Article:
At the trial of a murder case, no error appeared in the judge's exclusion, after voir dire, of a psychiatrist's testimony concerning "battered woman's syndrome" where such testimony was irrelevant because the defendant did not raise the issue of self-defense. [65-69]
INDICTMENT found and returned in the Superior Court Department on August 13, 1985.
The case was tried before John T. Ronan, J.
Frank G. Kelleher (James E. McCall with him) for the defendant.
Jane Donohue, Assistant District Attorney, for the Commonwealth.
SMITH, J. During the early evening hours of June 6, 1985, Alfred Phillips, Jr., was stabbed to death in Boston. The defendant was arrested the following day and charged with Phillips's murder. She was put to trial on an indictment that charged her with murder in the first degree and convicted by a jury of second degree murder. The only issue raised by the defendant on appeal is the trial judge's exclusion of expert testimony offered by the defendant on the subject of the "battered woman's syndrome."
We first summarize the Commonwealth's evidence as it relates to the issue. The defendant, age twenty-seven at the time of the incident, was employed by the MBTA as a bus driver. The victim was her former boyfriend. They first met early in 1984. A short time after they became acquainted, the
victim moved into the defendant's apartment. He stayed about a year, then moved out sometime in March, 1985.
On June 6, 1985, at about 4:45 P.M., an MBTA police officer responded to a report of a disturbance at the Forest Hills MBTA station. When he arrived, he saw the defendant and the victim arguing. The victim appeared to be intoxicated. The officer conducted a pat frisk of the victim, but did not find a weapon. The officer then told the victim to stop bothering the defendant and the leave the area or he would be arrested for trespassing. The victim left, and the officer explained to the defendant how to obtain a restraining order from a court. He also told her where she should file an incident report with the Boston police department. The defendant responded that she would "take care of it." The officer did not see any evidence of any physical injuries to the defendant.
Later the same day, at about 7:15 or 7:30 P.M., the defendant parked her automobile outside a store in Boston and went into the establishment to buy some candy. When she came out of the store she was approached by the victim, who stopped her. After the two had engaged in conversation for a few minutes, the victim spat into the defendant's face. The defendant then took a knife from her waist and, using an overhead motion, stabbed the victim twice. The victim's hands were at his side when he was stabbed. After stabbing the victim, the defendant ran a short distance from the scene. She then walked back to her automobile and drove away. She was arrested the next morning at the Dudley Street MBTA station.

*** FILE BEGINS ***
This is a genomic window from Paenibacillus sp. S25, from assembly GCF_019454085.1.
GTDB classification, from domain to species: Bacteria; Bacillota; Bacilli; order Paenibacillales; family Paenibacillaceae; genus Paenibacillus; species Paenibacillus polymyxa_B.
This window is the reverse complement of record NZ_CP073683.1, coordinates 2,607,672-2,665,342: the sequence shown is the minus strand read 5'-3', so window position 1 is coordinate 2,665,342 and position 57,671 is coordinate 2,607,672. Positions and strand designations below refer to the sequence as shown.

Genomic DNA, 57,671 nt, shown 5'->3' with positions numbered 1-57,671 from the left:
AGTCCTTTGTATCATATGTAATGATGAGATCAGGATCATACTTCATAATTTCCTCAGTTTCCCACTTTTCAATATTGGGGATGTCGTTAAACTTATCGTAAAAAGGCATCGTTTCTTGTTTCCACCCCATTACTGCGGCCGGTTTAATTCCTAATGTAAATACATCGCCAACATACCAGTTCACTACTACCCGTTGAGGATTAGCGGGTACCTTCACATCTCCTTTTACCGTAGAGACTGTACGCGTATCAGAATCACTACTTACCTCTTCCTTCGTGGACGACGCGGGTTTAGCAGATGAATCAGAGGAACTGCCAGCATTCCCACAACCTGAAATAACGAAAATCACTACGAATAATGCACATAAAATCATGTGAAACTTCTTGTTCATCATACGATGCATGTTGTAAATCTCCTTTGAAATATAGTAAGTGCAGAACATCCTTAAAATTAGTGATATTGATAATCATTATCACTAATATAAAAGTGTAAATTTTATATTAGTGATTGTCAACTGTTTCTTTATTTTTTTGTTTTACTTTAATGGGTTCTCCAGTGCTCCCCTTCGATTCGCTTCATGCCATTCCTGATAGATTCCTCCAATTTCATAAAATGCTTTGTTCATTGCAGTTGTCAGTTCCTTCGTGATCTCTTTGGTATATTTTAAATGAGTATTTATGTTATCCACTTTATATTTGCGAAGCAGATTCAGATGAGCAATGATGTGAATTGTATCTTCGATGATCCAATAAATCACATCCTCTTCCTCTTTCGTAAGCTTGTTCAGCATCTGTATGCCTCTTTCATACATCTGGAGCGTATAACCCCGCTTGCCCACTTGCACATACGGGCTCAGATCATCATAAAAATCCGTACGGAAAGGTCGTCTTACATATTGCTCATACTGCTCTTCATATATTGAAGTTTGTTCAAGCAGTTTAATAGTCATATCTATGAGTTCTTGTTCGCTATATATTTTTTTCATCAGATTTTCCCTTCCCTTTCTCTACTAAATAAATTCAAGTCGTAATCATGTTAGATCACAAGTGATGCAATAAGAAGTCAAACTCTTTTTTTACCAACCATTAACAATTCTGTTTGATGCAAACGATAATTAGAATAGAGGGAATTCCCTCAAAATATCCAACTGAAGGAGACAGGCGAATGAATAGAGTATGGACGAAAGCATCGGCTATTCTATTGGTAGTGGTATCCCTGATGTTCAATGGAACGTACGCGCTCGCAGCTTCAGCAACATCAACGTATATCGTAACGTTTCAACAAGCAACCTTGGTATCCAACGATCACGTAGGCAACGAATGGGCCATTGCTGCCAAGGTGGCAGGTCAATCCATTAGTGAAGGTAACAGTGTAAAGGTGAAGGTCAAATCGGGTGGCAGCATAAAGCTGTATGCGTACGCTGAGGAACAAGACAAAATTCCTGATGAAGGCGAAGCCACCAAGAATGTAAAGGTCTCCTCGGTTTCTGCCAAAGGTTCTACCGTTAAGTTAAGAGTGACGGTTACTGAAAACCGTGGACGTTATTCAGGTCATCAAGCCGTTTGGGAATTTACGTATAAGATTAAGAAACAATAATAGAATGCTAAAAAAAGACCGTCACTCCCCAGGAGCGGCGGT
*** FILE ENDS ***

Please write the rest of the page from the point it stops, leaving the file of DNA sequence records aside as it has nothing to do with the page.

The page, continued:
In the course of the defendant's case, the defendant called as a witness Dr. Daniel M. Weiss, a psychiatrist. Defense counsel informed the judge that he was offering Dr. Weiss as an expert on the "battered woman's syndrome" and requested a voir dire on the matter. The judge granted the request.
During the voir dire, Dr. Weiss answered several questions about his background as a psychiatrist. He also stated that he was familiar with an "emerging theory" called the "battered woman's syndrome." He testified that he had examined and treated at least six and perhaps as many as twelve women who had exhibited symptoms of being battered women. Those symptoms,
he related, include physical bruising, reluctance to tell about beatings, tearfulness, loss of self-esteem, living in a constant state of fear, a feeling of hopelessness, and feelings of impending doom and imminent danger on account of the male in a relationship. The witness testified that, as a result of his examination of the defendant, he was of the opinion that the defendant exhibited some of the emotional symptoms of the battered woman's syndrome. He further stated that, if allowed, he would testify that, in his opinion, the defendant's subjective belief on June 6, 1985, as to the imminence and seriousness of danger was consistent with the battered woman's syndrome.
At the conclusion of the voir dire, the judge qualified the witness as an expert in the field of psychiatry. The judge, however, without further comment, excluded any testimony from the witness pertaining to the battered woman's syndrome. [Note 1]